Test Security Trends: Denmark administers cheat-proof exams and let students access the Internet while taking tests
The idea is that when exams measure performance through analysis of information, the ability to find facts is not that helpful.
On April 23, ACT and Advanced Placement test materials were discovered missing from what was described as a “very secure area” within the school, Cherry Creek School District spokeswoman Tustin Amole said.
This story describes one teacher’s experience where his supervisors suggested that students should be given hints during the exam.
- The army is providing security to prevent the test booklets from being stolen while in transit or during delivery.
- Test booklet “leakage” is a common problem that plagues Pakistan and India.
Spanish MotoGP rider Dani Pedrosa is in trouble with the local police after being taken in for questioning about cheating in an examination for a captain`s recreational yachting licence.
-Al Meyers has written a rather involved reaction to the AJC series of cheating stories.
-He states, “These are SERIOUS allegations leveled by a local newspaper. Instead of having direct evidence of cheating, they are saying, ‘Here’s some data we compiled – it’s not conclusive, but we think you should look into it.’”
What a shock: Smart guys with affluent parents cheat on tests for fun and profit. It’s true that money can’t buy good morals or respectability. A fancy paycheck and fancier home can’t insulate your children from their own foibles, fallibility and foolish choices.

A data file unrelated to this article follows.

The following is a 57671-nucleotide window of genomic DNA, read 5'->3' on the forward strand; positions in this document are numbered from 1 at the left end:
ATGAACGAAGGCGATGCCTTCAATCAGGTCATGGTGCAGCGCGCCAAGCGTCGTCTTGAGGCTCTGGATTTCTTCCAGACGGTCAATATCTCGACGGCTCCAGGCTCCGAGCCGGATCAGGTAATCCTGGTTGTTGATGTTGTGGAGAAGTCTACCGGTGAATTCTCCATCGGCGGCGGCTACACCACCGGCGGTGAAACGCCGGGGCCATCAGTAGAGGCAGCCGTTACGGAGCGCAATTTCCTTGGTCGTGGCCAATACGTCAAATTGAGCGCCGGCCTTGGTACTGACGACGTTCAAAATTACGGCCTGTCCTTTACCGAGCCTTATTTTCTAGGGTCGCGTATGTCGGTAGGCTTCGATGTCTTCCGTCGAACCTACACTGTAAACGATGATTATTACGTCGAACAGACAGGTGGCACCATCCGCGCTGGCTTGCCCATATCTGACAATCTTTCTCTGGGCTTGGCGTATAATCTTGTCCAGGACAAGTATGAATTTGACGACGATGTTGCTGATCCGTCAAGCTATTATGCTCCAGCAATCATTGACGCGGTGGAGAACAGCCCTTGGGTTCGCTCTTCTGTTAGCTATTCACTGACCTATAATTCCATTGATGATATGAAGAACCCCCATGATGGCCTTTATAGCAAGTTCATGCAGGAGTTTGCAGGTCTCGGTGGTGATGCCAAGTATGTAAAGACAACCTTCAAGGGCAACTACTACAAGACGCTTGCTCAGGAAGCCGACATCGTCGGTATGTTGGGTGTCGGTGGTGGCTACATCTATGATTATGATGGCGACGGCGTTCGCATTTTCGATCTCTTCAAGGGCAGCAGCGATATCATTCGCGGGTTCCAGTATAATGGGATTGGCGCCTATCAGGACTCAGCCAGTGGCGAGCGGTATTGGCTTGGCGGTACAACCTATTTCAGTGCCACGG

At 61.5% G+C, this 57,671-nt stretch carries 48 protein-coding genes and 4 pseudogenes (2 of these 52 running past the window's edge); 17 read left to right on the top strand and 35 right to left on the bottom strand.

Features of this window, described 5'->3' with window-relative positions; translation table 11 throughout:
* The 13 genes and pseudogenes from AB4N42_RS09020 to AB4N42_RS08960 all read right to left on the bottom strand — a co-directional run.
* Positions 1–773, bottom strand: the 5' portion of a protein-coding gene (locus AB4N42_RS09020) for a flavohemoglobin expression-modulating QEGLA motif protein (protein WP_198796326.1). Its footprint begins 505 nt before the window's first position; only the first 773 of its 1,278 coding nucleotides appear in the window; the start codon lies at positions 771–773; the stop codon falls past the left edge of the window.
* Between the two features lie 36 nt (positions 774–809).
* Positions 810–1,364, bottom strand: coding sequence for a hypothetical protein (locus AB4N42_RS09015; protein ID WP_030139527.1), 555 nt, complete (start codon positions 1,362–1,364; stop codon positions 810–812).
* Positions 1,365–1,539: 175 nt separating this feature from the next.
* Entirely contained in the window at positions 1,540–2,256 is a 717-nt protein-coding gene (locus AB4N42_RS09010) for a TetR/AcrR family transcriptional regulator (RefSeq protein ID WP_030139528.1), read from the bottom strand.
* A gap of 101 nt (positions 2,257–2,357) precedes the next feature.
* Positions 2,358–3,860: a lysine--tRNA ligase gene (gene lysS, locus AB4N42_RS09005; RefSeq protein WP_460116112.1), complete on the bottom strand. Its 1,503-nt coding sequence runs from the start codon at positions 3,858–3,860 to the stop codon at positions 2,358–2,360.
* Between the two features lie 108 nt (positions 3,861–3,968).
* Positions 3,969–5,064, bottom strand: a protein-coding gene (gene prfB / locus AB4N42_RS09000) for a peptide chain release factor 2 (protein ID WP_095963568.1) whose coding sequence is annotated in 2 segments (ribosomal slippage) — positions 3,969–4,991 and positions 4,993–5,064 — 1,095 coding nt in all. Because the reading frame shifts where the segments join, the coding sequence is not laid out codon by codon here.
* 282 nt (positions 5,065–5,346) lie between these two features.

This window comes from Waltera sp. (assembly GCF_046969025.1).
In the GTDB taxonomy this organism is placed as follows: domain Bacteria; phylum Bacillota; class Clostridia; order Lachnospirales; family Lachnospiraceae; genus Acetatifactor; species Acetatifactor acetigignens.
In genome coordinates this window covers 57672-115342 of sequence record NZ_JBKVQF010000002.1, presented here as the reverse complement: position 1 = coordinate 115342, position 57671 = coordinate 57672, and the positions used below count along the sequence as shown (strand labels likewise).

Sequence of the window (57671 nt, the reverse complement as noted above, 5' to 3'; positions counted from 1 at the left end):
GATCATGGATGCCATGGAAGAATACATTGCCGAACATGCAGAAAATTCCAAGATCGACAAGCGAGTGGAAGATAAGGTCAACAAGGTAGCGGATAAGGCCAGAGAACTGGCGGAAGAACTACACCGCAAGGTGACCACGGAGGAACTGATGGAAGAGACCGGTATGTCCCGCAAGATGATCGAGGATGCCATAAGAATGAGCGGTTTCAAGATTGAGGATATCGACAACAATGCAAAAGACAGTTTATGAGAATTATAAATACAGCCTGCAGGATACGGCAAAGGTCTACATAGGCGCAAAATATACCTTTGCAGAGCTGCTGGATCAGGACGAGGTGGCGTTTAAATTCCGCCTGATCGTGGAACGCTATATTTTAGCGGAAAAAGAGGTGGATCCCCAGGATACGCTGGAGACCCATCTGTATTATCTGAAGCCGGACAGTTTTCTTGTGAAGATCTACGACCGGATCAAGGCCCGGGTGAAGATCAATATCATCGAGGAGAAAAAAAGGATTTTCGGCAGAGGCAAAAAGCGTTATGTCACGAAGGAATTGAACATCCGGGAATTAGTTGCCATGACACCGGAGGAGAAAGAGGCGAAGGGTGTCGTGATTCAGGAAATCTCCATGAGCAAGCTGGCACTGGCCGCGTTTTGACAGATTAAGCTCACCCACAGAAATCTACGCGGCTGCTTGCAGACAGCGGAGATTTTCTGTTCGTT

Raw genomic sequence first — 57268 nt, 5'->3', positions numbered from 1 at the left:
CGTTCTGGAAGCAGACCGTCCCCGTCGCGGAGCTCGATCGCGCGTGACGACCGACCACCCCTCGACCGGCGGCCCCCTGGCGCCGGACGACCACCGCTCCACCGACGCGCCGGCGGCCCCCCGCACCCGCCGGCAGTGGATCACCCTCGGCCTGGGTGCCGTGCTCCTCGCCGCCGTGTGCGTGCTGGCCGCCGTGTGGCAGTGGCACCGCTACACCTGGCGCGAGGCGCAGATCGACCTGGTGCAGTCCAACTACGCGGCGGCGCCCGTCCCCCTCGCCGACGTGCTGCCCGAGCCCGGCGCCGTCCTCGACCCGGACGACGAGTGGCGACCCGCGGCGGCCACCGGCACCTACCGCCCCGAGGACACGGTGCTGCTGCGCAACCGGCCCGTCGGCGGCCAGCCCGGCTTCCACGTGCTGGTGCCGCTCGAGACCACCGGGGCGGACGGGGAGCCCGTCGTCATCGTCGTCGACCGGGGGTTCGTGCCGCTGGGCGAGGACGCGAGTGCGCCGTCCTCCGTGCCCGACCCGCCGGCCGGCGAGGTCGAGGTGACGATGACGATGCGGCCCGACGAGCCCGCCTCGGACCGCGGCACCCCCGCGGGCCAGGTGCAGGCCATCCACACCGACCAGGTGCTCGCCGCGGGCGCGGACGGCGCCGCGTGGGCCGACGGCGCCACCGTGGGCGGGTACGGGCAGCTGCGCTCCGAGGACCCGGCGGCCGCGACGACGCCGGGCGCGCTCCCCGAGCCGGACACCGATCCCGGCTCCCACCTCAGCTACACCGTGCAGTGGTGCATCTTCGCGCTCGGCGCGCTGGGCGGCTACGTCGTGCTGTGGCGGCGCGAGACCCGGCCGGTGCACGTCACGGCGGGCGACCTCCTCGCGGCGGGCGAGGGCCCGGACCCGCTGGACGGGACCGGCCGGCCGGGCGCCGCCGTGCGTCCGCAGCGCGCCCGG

Cheating Detection Trends: Hidden document markers catch 97 students cheating (about 40% of the class)
The Computer Science professor told the students that markers were in the files and that they should not cheat. If they cheated, they would be caught. They cheated despite being warned. Some students are upset. They think it is unfair that they were caught but students in earlier semesters were not.
More than a third of teachers have admitted they could be tempted to re-write their pupils’ exam answers, according to a poll. Some 35% of teachers said the pressure to improve their students’ grades was now so strong they could be persuaded to cheat.
A student in India recorded a proctor/trainer disclosing answers to questions during the examination. The proctor who was also a trainer was charging about $300 to the students to give them answers to the test questions. Students who refused to pay were harassed. The proctor’s actions were equivalent to extorted cheating.